It’s been almost 85 years since two of Marin’s oldest theatre companies joined forces to present a full theatrical production. Apparently, it worked so well that the Mountain Play and the Ross Valley Players have decided to do it again. Their co-production of She Loves Me, the 1963 musical adaptation of the 1937 Hungarian play Parfumerie, runs through Dec. 22 at The Barn Theater in Ross.
The original Miklós László play is the tale of two combative coworkers who, unbeknownst to them, have been exchanging lonely-hearts letters. Does that plotline sound familiar? It’s the basis for Hollywood’s 1940 Jimmy Stewart/Margaret Sullivan film The Shop Around the Corner, 1949’s In the Good Old Summertime with Judy Garland and Van Johnson, and 1998’s You’ve Got Mail with Tom Hanks and Meg Ryan.
With a book by Joe Masteroff (Cabaret) and music and lyrics by Jerry Bock and Sheldon Harnick (Fiddler on the Roof), She Loves Me returns to the original play’s setting of a perfumery and its staff. Chief Clerk Georg Nowack (Max Kligman) leads a staff that includes the perpetually-afraid-to-lose-his-job Ladislov (Patrick Barr), the looking-for-love Ilona (Chelsey Ristaino), the shop lothario Steven (Anthony Maglio), and the wanting-to-be-more-than-a-delivery-boy Arpad (Alex Cook). Soon they’re joined by Amalia Balash (Marah Sotelo) who, much to Georg’s consternation, shop owner Mr. Maraczek (Ron Dritz) hires after she impresses him with her salesmanship. Georg and Amalia don’t like each other very much—which means, of course, they’ll be embracing by the end of the second act.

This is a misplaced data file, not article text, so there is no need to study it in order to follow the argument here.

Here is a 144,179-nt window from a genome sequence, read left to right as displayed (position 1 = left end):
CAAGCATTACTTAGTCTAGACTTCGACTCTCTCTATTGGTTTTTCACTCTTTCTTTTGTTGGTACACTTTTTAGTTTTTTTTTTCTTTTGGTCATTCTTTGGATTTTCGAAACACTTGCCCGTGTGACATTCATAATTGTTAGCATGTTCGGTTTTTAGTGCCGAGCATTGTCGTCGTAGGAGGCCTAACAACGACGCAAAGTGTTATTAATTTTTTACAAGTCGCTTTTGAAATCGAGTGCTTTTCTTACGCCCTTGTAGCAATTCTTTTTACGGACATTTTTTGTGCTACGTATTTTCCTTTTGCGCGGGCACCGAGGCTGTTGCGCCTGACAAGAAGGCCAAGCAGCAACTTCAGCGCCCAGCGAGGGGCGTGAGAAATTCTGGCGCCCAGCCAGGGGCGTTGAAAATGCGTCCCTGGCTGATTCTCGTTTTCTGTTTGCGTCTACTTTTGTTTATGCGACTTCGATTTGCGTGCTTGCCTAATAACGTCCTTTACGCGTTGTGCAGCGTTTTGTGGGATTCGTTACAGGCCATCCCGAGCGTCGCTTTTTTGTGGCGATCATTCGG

Director Nicole Helfer and her team deliver the very definition of a pleasant show. The story is uncomplicated, the cast and their characters are (mostly) charming and the music is agreeable and pleasing—if unmemorable when compared to Fiddler.
Budgetary constraints and venue limitations were no doubt a factor in the decision to utilize a music track—under the on-stage control of vocal director Jake Gale—in place of a live orchestra. It works fine, but the richness of live music is sorely missed, as was the amplification of the vocals.
The experienced cast does well, with the energy and enthusiasm that young Mr. Cook brings to Arpad worthy of note.
There’s a Christmas connection to the story which is why it’s often programmed in the holiday season. Not quite a complete package, it’s a nice theatrical stocking stuffer.